Essentials: Parajaxx Red 08 (Zin and Cab Franc) and 06, 07, 08 Paraduxx.  The Parajaxx was good but not the best wine we tasted.  The Paraduxx 06 is bland and I will be glad to see it go.  Tobae liked it; Daniel has a fine palette like mine! 07 is shaping up just fine.  08 shows lots of promise.

Enchanced: Anchored by Paraduxx 08 with Postmark (Paraduxx single vineyard blends) 08 from Rector and Howell Mountain Vineyards.  The Rector was a wonderful wine, but the price point way too high.  None of us thought the Howell Mountain stood up (particularly painful for me as I love the fundamentals of Howell Mountain zin fruit).  A new blend (60 cab sauv,  40 zin) called Reflection did nothing for us; my suggestion to Paraduxx: don’t repeat in this direction.  Canvasback (Syrah based) is out of the box for Paraduxx: a good wine but many better values in Syrah world.

Extended Tasting: We greatly appreciate Dan serving us  Goldeneye (the third Duckhorn company) Pinot Noir .  But even more appreciated was a Goldeneye unreleased wine with heavy smoke from the 2008 Mendocino forest fires.  The nose was campfire, but I can imagine many food courses going very well.  Very much enjoyed this quite unusual wine.

This is one of the best tastings I know in Napa Valley, a rare opportunity to really explore vintage and terroir.  Like all tastings in Napa Valley, these are wine restaurants drawing profit from the tasting fee…only buy wine you like at realistic price points.

Thanks Dan!


Then to my anchor favorite, Vintners Collective in downtown Napa.  If I am remembering correctly, the same day I first visited Paraduxx, I visited Miner Family (worth visiting).  As is my custom I find new places by asking “where should I go next”.  This is often tainted by formal marketing agreements or my friend works there, but my server at Miner was befuddled.  He asked a “regular” next to me, who after an interesting train of whispers from wife, armed me with his business card with instructions to head to Vintners Collective.

Vintners Collective is the tasting room for 18 small production wineries in Napa Valley.  Following my instructions, I presented the business card.  Andy said, “Any friend of Mel (thanks Mel!) is a friend of ours.”  This was the beginning of a beautiful friendship.  There are perhaps 100 wines of which 15-20 will be open.  If you are clear about what you would like to taste, you are set.  My find that first trip D3: fantastic zins.  And many others since.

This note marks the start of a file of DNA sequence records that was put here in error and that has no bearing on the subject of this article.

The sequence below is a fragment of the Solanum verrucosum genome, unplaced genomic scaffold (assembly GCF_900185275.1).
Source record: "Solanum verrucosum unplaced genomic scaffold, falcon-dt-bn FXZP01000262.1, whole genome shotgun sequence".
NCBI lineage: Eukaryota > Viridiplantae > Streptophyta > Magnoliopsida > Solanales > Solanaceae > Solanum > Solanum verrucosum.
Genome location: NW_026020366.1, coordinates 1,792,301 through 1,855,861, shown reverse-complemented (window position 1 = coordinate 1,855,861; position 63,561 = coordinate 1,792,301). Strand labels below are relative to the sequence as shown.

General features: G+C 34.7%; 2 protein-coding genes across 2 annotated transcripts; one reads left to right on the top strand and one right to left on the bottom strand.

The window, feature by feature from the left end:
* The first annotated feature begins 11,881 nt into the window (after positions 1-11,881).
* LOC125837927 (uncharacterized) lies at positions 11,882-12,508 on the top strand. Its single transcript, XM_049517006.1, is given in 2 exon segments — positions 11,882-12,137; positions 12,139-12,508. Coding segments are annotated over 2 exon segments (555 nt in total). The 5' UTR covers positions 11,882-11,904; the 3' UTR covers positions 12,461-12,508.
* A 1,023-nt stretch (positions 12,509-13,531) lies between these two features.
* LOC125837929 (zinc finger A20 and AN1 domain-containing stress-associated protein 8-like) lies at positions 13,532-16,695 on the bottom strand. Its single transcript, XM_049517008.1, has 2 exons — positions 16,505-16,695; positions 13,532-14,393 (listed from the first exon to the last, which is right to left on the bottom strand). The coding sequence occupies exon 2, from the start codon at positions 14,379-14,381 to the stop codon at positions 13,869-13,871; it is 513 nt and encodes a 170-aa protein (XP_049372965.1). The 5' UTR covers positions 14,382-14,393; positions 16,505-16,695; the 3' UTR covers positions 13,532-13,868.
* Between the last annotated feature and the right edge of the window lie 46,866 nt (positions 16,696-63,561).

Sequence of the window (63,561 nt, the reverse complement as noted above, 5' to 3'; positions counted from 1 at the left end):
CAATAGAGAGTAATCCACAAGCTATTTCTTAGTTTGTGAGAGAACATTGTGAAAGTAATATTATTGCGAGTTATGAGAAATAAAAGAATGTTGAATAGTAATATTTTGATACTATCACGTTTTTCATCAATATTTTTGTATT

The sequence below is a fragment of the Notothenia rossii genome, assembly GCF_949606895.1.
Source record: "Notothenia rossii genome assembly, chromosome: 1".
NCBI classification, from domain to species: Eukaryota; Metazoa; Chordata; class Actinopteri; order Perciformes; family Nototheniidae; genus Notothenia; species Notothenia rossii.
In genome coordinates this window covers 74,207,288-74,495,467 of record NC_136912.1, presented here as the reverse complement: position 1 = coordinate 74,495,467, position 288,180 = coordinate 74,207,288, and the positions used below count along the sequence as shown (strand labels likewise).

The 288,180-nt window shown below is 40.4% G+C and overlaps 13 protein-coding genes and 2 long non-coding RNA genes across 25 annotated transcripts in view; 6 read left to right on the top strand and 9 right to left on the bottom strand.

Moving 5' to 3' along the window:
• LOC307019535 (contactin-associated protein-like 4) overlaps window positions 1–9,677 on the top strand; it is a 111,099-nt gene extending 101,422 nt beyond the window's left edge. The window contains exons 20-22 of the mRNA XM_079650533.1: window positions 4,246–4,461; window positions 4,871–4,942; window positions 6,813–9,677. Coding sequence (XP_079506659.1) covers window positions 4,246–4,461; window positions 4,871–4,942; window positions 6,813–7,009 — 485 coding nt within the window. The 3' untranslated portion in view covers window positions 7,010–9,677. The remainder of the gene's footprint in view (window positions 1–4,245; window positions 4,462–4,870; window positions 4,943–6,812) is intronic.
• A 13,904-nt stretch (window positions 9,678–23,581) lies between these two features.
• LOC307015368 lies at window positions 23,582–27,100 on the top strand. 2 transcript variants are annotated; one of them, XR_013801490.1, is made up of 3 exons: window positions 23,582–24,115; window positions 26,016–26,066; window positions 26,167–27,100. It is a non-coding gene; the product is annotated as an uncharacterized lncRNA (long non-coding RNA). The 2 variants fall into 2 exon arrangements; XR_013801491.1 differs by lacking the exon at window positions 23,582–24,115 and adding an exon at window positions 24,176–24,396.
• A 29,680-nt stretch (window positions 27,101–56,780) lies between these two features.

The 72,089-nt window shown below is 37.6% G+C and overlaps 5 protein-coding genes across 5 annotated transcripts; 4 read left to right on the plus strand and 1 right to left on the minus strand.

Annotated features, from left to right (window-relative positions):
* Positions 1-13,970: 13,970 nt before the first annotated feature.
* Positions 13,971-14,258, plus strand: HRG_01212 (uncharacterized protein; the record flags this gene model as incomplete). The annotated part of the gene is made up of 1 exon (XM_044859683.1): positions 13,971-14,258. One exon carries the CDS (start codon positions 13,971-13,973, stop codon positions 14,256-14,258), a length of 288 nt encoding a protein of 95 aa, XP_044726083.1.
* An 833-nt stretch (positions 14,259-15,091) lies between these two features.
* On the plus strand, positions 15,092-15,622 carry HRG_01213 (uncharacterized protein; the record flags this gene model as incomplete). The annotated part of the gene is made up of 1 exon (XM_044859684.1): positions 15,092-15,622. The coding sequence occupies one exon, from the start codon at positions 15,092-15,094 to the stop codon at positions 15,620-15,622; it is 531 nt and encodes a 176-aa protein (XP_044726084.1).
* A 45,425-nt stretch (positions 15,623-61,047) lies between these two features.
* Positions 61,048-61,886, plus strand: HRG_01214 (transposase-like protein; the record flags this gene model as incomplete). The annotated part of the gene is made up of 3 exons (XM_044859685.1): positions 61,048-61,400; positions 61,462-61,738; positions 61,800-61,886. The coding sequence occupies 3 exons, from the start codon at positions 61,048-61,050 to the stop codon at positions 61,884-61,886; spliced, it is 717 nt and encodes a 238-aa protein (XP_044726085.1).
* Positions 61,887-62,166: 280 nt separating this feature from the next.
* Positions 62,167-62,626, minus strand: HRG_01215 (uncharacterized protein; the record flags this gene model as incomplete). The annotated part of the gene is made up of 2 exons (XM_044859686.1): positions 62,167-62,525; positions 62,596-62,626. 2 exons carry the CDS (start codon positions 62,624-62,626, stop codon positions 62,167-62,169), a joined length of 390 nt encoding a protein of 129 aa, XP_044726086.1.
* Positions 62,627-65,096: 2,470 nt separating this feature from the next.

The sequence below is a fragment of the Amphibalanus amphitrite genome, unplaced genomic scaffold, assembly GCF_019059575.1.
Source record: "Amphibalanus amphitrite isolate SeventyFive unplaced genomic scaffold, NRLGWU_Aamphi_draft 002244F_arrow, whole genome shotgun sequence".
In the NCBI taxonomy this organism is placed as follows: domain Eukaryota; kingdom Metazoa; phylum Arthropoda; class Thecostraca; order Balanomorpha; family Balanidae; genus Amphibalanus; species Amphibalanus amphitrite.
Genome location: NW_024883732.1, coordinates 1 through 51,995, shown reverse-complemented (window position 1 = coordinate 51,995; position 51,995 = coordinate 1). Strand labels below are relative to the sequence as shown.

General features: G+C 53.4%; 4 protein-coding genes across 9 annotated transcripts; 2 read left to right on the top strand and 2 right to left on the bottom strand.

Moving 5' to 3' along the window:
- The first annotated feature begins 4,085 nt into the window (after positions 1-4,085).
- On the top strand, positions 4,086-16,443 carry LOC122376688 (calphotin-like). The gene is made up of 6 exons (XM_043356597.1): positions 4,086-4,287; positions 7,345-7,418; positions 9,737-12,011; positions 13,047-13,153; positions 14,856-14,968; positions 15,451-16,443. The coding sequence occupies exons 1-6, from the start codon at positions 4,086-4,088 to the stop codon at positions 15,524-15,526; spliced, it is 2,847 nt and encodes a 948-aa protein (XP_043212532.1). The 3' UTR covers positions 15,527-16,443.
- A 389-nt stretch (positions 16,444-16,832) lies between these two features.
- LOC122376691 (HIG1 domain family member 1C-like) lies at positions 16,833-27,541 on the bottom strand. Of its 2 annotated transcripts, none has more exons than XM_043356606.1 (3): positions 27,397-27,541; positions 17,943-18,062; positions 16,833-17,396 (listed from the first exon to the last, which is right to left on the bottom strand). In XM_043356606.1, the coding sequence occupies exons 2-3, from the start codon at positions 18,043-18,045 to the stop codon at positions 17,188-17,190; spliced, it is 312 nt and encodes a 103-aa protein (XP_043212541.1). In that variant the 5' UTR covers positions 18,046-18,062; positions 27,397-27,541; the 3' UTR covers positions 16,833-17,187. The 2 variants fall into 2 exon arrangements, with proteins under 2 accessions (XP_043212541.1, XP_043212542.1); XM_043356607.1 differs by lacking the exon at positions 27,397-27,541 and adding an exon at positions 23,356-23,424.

Tobae and my tastes don’t always match perfectly and so she was in charge.  (Oh well, maybe I was a touch overbearing?).  But our stated goal was to to choose two wines: one for pork chops my mom was cooking for that night and the other for lasagne I would cook the next evening.  How many tastings rooms serve wines catered to specific food pairings?

Ancien Pinot Noir Russian River.  Tobae was pleased to learn we have a case of varied Ancien Pinots that I bought in December, but not right for these dinners.

D3 Napa Valley Zin:  I liked; Tobae was not as keen.  She is a big fan of D3 Primitivo from earlier vintages but there will not be an 07 release?  In my view, the price point is quite good.  I’m looking forward to tasting other 07’s from D3.

Showket Sangiovese:  Not a big grape in Napa Valley, but this one is quite good.  Last vintage; the Showkets have stopped production.

Showket Asante Sana: Swahili: “Thank you very much”.  Super Tuscan.  Tobae prefers the Sangiovese, I prefer this wine.  With its name, it is an excellent choice when walking in a door.

Richard Perry 06 Syrah: Not to Tobae’s taste, but very good to my palate.  I think we have an ’05 which I need to find and Tobae and I will taste and make a decision on the discount on the last of that vintage.

Buoncristiani 2007 “O.P.C.”; a very good blend. But we have access to allotment of Quilceda Creek red table at a much better price point.  Enough said.

Lamborn Family “Frosty” Zinfindel.  I tasted in December, and Andy opened a bottle for us.  Outstanding: clean fruit forward, just excellent, a top flight Zin.  Heidi B. is the winemaker.  Have to consider more.

Our choices (which were great): Lamborn with pork chops and Showket Sangiovese with lasagne.

Thanks again Andy and Nick for your excellent hospitality Friday.  And thanks Andy for your enduring friendship.  *Any* visit to Napa Valley needs to include Vintners Collective.

Wine Country I

February 21, 2011

My life with wine started in college:  a case of Strawberry Hill was less than $12.